That right there is how “BTD” morphed from a disparaging meme about retail investors to an viable strategy. It’s a play on everyone else’s expectations about forward guidance. The ultimate irony of the last several years is that the only “alpha” opportunities are to be found in fleeting risk-off episodes at the index level. When benchmarks only go one direction (up) and when the pace of the acceleration is as frantic as it was in say, January, the quest for alpha is largely fruitless. The only “alpha” is buying whatever dip you manage to get from the headline risk surrounding Mueller, North Korea, an errant central banker comment, or [fill in the blank with your favorite tape bomb]. That mentality, once it becomes ingrained, feeds on itself and becomes more efficient over time.
The problem with this (well, besides the fact that stocks won’t always go up) is that thanks to modern market structure, it leads to imbalances or, more poignantly, it makes the market more fragile. We saw this on full display on February 5. The reason for that VIX spike and the subsequent systematic unwind was that thanks to the continual reengagement of the vol. sellers/dip-buyers, vol.-sensitive strats were running record equity exposure and the rebalance risk on those VIX ETPs was sitting at a record high. That scenario was a consequence of the dynamic described above. That’s the thing about self-feeding loops – they’re great on the way up, but they are harrowing when they reverse.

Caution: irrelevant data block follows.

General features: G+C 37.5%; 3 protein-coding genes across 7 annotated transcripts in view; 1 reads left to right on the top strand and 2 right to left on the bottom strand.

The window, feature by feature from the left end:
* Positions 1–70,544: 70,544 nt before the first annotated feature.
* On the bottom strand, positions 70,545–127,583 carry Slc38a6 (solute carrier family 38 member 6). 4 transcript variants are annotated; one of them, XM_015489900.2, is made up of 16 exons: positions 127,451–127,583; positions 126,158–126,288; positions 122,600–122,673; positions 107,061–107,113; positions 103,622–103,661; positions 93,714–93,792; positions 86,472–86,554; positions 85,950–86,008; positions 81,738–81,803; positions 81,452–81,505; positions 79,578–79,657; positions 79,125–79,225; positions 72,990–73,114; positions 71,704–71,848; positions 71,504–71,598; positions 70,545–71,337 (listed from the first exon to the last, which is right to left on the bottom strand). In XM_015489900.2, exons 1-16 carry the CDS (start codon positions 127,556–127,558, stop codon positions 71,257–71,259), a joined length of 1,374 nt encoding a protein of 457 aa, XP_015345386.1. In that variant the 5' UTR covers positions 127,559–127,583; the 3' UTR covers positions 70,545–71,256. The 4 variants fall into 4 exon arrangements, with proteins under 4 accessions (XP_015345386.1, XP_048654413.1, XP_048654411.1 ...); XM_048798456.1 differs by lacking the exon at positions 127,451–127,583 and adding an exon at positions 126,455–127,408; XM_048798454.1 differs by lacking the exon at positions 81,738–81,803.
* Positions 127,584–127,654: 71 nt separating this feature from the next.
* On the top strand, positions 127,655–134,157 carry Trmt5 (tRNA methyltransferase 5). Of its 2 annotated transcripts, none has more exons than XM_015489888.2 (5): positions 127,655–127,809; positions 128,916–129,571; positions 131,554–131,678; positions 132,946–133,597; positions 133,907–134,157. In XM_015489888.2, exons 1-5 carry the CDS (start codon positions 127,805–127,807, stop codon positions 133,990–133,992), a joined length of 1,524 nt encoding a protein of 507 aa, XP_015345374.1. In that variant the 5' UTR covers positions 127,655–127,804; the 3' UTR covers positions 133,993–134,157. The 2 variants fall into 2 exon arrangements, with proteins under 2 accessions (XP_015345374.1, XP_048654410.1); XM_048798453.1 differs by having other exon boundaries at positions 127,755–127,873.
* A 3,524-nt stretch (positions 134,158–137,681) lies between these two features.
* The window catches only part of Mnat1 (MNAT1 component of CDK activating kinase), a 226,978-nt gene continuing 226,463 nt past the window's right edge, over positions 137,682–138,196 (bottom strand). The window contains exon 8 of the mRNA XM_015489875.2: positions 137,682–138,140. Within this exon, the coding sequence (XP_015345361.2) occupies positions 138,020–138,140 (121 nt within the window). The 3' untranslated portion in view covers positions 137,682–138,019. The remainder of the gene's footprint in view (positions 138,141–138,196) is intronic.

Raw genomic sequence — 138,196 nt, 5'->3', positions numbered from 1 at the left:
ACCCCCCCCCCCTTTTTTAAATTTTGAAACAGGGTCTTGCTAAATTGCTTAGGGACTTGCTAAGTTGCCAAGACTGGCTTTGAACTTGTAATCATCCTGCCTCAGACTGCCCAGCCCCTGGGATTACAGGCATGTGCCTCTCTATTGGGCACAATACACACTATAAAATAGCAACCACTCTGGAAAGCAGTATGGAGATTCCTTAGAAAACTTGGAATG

Have a look at this chart from BofAML:
The footnote there explains the methodology, but suffice to say the concentration of what they deem “fragility events” is a direct consequence of everything said above about the intersection of dovish forward guidance from central banks, the dip-buying mentality that predictable forward guidance fosters, and the market structure evolutions that are effectively levered to that mentality.
Implicit in that chart is the fact that the we have already retraced much of the vol. spike. Here’s a brief excerpt from the BofAML note that chart is from: